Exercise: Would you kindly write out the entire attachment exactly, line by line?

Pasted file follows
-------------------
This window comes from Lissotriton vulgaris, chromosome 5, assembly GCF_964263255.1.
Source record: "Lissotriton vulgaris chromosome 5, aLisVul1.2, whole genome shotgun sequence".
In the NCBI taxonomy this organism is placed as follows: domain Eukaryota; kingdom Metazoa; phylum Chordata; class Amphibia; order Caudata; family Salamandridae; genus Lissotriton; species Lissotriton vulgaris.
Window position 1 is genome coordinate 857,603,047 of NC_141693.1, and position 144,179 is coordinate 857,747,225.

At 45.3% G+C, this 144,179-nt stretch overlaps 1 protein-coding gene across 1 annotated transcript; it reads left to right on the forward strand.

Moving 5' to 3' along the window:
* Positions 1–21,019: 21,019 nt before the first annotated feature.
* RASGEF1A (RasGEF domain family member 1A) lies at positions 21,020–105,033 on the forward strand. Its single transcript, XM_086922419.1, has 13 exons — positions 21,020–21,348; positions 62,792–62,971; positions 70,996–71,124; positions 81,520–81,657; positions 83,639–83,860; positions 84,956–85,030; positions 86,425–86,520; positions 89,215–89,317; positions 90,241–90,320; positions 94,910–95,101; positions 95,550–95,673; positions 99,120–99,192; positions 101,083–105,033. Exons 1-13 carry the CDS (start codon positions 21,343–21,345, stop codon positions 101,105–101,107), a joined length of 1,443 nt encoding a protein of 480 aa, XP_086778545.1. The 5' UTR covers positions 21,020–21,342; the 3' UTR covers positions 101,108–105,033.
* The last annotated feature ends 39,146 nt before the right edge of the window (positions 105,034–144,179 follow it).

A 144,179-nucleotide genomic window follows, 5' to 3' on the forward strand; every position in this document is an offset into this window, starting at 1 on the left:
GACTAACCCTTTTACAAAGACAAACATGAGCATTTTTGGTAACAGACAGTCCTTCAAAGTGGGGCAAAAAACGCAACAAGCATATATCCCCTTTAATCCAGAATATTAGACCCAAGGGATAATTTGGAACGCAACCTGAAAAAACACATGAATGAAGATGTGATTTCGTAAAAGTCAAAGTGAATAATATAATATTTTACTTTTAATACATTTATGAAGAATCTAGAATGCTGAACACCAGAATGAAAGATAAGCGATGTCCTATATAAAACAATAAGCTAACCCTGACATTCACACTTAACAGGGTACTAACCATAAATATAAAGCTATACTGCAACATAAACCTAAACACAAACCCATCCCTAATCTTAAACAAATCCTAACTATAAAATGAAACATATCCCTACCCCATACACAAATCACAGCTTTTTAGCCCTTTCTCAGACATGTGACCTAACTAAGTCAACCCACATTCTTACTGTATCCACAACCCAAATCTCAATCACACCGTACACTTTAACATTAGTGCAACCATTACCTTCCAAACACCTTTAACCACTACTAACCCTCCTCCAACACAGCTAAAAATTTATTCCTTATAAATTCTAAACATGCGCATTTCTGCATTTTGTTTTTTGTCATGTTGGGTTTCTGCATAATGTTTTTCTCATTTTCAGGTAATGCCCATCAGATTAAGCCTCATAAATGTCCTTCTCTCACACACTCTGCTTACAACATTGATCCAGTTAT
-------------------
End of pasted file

This window comes from Lissotriton vulgaris, chromosome 5, assembly GCF_964263255.1.
Source record: "Lissotriton vulgaris chromosome 5, aLisVul1.2, whole genome shotgun sequence".
In the NCBI taxonomy this organism is placed as follows: domain Eukaryota; kingdom Metazoa; phylum Chordata; class Amphibia; order Caudata; family Salamandridae; genus Lissotriton; species Lissotriton vulgaris.
Window position 1 is genome coordinate 857,603,047 of NC_141693.1, and position 144,179 is coordinate 857,747,225.

At 45.3% G+C, this 144,179-nt stretch overlaps 1 protein-coding gene across 1 annotated transcript; it reads left to right on the forward strand.

Moving 5' to 3' along the window:
* Positions 1–21,019: 21,019 nt before the first annotated feature.
* RASGEF1A (RasGEF domain family member 1A) lies at positions 21,020–105,033 on the forward strand. Its single transcript, XM_086922419.1, has 13 exons — positions 21,020–21,348; positions 62,792–62,971; positions 70,996–71,124; positions 81,520–81,657; positions 83,639–83,860; positions 84,956–85,030; positions 86,425–86,520; positions 89,215–89,317; positions 90,241–90,320; positions 94,910–95,101; positions 95,550–95,673; positions 99,120–99,192; positions 101,083–105,033. Exons 1-13 carry the CDS (start codon positions 21,343–21,345, stop codon positions 101,105–101,107), a joined length of 1,443 nt encoding a protein of 480 aa, XP_086778545.1. The 5' UTR covers positions 21,020–21,342; the 3' UTR covers positions 101,108–105,033.
* The last annotated feature ends 39,146 nt before the right edge of the window (positions 105,034–144,179 follow it).

A 144,179-nucleotide genomic window follows, 5' to 3' on the forward strand; every position in this document is an offset into this window, starting at 1 on the left:
GACTAACCCTTTTACAAAGACAAACATGAGCATTTTTGGTAACAGACAGTCCTTCAAAGTGGGGCAAAAAACGCAACAAGCATATATCCCCTTTAATCCAGAATATTAGACCCAAGGGATAATTTGGAACGCAACCTGAAAAAACACATGAATGAAGATGTGATTTCGTAAAAGTCAAAGTGAATAATATAATATTTTACTTTTAATACATTTATGAAGAATCTAGAATGCTGAACACCAGAATGAAAGATAAGCGATGTCCTATATAAAACAATAAGCTAACCCTGACATTCACACTTAACAGGGTACTAACCATAAATATAAAGCTATACTGCAACATAAACCTAAACACAAACCCATCCCTAATCTTAAACAAATCCTAACTATAAAATGAAACATATCCCTACCCCATACACAAATCACAGCTTTTTAGCCCTTTCTCAGACATGTGACCTAACTAAGTCAACCCACATTCTTACTGTATCCACAACCCAAATCTCAATCACACCGTACACTTTAACATTAGTGCAACCATTACCTTCCAAACACCTTTAACCACTACTAACCCTCCTCCAACACAGCTAAAAATTTATTCCTTATAAATTCTAAACATGCGCATTTCTGCATTTTGTTTTTTGTCATGTTGGGTTTCTGCATAATGTTTTTCTCATTTTCAGGTAATGCCCATCAGATTAAGCCTCATAAATGTCCTTCTCTCACACACTCTGCTTACAACATTGATCCAGTTAT